In common with other developed economies, Britain has advocated the creation of a high-skilled, high-waged economy by upgrading the education and skills of its workforce. The creation of world-class skills is assumed to be a route to economic prosperity, reduced income inequalities and social cohesion. Such policy prescriptions rest on the idea of a knowledge economy where innovative ideas and technical expertise hold the key to the new global competitive challenge. While Britain’s workforce can no longer rely on low skilled manufacturing jobs to provide a living wage, as these jobs migrate to low-cost economies in Eastern Europe and Asia, it is commonly argued that Britain is well placed to become a ‘magnet’ economy, supplying the global economy with high skilled, high waged workers.

But the recent success of China and India in moving into the production of high value-added, high-technology products has caused political leaders and their advisors to re-evaluate the global economic challenge. The OECD recently acknowledged that emerging economies including China and India were moving up the value chain to compete with Western companies for high-tech products and R&D investment. 

Under the re-evaluation that has accompanied this new insight, a win-win scenario emerges, not through the quality of the high-tech goods produced in the West but through the ability of Western economies to introduce change, innovation and productivity growth. The policy implications are to support innovation and entrepreneurship by producing ‘more highly skilled workers’ through education and training policy focused on life-long learning, in order to sustain a shift toward more high value-added activities that might remain within the economies of the OECD.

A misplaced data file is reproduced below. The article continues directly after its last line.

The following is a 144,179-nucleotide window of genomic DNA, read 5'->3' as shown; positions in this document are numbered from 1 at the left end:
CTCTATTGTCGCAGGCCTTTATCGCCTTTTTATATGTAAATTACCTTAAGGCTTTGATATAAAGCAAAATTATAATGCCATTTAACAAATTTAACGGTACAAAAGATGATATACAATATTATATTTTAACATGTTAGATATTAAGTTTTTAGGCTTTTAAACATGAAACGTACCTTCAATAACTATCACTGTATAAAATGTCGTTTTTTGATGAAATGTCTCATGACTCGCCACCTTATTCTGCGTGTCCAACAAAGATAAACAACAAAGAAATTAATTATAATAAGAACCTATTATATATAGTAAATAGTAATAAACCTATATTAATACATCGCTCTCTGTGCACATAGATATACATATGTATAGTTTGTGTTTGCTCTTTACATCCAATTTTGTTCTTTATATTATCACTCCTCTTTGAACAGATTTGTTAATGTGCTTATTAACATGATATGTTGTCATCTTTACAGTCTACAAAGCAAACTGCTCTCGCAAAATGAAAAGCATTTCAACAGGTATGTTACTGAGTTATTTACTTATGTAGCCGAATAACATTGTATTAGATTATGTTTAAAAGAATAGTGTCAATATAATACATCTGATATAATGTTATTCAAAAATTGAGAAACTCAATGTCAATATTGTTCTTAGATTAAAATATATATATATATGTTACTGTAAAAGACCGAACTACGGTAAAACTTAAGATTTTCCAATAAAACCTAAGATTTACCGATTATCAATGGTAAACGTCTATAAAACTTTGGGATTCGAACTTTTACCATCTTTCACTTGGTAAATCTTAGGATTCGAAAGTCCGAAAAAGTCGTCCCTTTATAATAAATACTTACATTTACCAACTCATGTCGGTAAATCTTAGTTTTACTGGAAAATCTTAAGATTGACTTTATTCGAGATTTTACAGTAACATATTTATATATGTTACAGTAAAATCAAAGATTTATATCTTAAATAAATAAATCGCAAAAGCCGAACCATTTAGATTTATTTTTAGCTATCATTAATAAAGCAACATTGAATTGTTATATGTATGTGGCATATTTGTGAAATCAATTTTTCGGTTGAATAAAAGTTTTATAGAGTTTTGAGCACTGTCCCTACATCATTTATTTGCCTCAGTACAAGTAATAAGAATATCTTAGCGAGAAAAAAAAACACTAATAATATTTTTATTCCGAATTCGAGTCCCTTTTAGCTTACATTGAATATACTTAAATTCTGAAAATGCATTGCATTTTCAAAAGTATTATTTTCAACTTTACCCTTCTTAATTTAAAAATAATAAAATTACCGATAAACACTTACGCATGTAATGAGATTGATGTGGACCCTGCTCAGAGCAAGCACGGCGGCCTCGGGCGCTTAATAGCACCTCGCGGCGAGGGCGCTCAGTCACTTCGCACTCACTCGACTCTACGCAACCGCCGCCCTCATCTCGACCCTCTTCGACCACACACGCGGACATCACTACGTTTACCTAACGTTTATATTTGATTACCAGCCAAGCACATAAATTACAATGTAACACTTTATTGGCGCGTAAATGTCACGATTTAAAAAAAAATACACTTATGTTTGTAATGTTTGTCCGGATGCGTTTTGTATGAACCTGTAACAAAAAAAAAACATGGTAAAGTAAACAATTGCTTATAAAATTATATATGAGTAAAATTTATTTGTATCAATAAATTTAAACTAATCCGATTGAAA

Prime Minister Gordon Brown (2008) recently announced that the UK had entered a ‘global skills race’.  Within this race, education, knowledge and skills assume ever-greater importance. The challenge is to outsmart other national economies - whether established or emerging - in the ‘knowledge wars’ of the future.